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Friday, August 19, 2022
Fairfax'Camp McLean' alums return to inspire a new generation

‘Camp McLean’ alums return to inspire a new generation

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Alexa Fretwell and Spencer Combs just graduated from high school and college, respectively, and are ready to embark on the next phases of their lives.

But first, they decided to spend this summer as first-time counselors at Camp McLean, which both attended and loved when they were younger.

“I really liked how they had it structured,” said Fretwell, 17, who especially enjoyed the art class. “I liked our trips to the Water Mine, Medieval Times and even the Baltimore Aquarium.”

Combs, 21, who like Fretwell also had a sibling who attended the camps, said he liked the program’s hospitality and its staff’s friendliness. The camp helped him learn to socialize and sparked interest in what would become his college major.

“The science class that we used to have, and a few other classes, really gave me the push I needed when it came to learning about basically the fundamentals of the natural world and physics,” he said. “It gave me an insight that I’m more hands-on than most other kids would try to be. It gave me a learning curve about my strengths and weaknesses.”

Fretwell graduated from Langley High School this year and this fall will attend Seton Hall University in South Orange, N.J. Combs just graduated from West Virginia Wesleyan College with a bachelor’s degree in applied physics.

Camp McLean is a series of three two-week-long sessions in June and July that caters to age groups 3-4, 5-6, 7-8 and 9-10. There are 18 children per age group in each session, for a total of 216 participants, and available slots sell out quickly each year, officials said. This year’s camp ends July 29.

McLean Community Center holds the camp at a Fairfax County public school each year. Fretwell attended several camp sessions at Churchill Road Elementary and Combs participated when the activities were held at Chesterbrook Elementary.

As counselors this year, Combs is working with 5- and 6-year-olds, Fretwell with children ages 7 and 8.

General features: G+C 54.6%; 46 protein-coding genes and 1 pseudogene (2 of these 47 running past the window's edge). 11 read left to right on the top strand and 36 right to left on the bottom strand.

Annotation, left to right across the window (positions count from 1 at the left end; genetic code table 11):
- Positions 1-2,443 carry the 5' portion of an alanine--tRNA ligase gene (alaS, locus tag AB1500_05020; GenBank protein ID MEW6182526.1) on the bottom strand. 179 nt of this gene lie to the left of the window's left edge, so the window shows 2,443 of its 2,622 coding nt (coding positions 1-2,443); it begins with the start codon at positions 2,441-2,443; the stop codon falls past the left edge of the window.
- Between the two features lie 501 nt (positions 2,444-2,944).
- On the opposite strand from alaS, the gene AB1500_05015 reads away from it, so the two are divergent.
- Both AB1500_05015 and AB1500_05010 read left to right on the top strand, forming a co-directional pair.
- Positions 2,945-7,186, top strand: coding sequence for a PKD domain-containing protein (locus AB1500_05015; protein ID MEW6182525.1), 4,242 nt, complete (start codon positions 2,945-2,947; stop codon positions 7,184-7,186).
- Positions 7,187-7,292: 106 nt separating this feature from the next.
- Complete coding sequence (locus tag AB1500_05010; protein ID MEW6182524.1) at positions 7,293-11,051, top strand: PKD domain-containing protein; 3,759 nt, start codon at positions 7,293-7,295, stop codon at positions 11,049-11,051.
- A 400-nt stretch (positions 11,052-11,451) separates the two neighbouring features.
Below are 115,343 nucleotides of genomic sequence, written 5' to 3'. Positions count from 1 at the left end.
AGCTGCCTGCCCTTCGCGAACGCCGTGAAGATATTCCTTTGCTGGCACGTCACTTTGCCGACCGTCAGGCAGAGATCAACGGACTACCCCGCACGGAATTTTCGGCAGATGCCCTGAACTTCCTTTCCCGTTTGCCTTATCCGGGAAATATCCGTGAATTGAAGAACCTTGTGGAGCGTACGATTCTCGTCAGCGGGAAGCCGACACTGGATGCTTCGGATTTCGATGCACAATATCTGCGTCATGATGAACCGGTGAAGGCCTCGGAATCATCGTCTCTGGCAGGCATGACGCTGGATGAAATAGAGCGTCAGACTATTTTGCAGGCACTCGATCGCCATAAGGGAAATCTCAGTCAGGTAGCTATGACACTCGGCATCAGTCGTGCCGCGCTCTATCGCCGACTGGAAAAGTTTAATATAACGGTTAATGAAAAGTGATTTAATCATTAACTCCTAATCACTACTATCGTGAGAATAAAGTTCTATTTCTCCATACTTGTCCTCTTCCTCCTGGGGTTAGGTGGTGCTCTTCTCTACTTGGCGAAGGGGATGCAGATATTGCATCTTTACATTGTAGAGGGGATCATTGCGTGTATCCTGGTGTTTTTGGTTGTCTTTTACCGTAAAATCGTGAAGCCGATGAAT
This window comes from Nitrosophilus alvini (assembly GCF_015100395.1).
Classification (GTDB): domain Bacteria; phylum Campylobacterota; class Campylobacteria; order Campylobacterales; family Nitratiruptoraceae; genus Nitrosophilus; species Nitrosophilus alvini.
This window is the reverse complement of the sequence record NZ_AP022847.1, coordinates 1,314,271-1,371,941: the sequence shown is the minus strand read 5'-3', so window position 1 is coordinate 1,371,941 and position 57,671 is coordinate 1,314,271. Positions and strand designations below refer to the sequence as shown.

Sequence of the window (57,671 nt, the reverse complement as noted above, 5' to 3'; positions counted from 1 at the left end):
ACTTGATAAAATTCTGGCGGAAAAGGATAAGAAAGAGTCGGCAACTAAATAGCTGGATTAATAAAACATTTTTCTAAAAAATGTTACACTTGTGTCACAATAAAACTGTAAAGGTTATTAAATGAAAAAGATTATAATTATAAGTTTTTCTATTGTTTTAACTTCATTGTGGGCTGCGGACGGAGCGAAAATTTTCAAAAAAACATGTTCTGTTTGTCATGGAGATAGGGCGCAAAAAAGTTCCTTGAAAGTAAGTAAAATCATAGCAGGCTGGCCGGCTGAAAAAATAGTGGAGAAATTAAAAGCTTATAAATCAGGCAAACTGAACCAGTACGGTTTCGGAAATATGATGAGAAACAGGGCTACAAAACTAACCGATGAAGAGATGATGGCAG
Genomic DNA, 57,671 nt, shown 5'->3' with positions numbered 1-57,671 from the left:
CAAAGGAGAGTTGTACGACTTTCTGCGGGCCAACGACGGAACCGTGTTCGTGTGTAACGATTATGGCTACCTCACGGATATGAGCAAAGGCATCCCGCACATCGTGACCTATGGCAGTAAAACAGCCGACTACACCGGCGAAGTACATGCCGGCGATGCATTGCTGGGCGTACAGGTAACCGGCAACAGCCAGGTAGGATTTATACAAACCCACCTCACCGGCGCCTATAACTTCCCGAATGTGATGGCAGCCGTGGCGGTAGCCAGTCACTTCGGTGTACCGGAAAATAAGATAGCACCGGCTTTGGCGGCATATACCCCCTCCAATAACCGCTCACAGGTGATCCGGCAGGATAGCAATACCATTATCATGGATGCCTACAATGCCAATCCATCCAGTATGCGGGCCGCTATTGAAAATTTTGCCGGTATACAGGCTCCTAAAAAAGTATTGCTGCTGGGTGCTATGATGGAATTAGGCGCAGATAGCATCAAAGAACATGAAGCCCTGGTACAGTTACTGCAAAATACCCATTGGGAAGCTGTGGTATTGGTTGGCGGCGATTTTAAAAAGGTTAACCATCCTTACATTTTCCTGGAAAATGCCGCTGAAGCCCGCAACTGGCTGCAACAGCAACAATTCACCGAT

The community center held this year’s camp at Kent Gardens Elementary School, which has a sizable outdoor athletic area where energy-saturated children can run off some steam.

Inside, the one-story school is surprisingly large. Its corridors display students’ artworks, and placards on doorways identify rooms in English and French, as Kent Gardens is a language-immersion school.

Like the other counselors, Combs and Fretwell spent a week before the camp learning how to administer first aid, including cardiopulmonary resuscitation and using an automated external defibrillator, and detect whether children have been injured or abused.

“We also learned a little about conflict-management skills,” Fretwell said. “Obviously, when you have younger kids, conflicts are bound to happen.”

Camp McLean usually provides specialized instructors for art, music and physical fitness. The counselors arrive by 8:30 a.m., start the day with a staff meeting, then conduct the program, wind up activities by 4:30 p.m. and finish the day with a staff debriefing.

Activities at the school generally last about one hour per session, with breaks for lunch and playground time, and the schedule changes daily for each age group, Fretwell said.

The counseling jobs are paid summer positions, although Combs said he would be willing to do it for free.

Fretwell said one goal she had for her young charges was to get them to socialize with everyone, not just their own groups. Combs said he would like the students to develop good habits and encourage their individuality.

After the camp ends, Fretwell will spend a week preparing for college, then lounge on the beach with her family in Florida before fall classes start.

Combs will move on to graduate school and said he wished to honor his late grandfather, who like some other relatives (and Camp McLean) pushed him to become the best version of himself.

Andrew Carter, general manager of the McLean Community Center’s Old Firehouse Center, said Fretwell had been great working with the camp’s children and Combs had been a go-to person when it came to video matters.

Some former camp participants have returned to serve as counselors, but it’s fairly rare, Carter said. The backgrounds of Combs and Fretwell stood out when hiring counselors this year, he said.

“When I saw their résumés, seeing how they had grown up though the community center and wanted to give back to the programs they grew up, [hiring them] is something I wanted to do,” Carter said.

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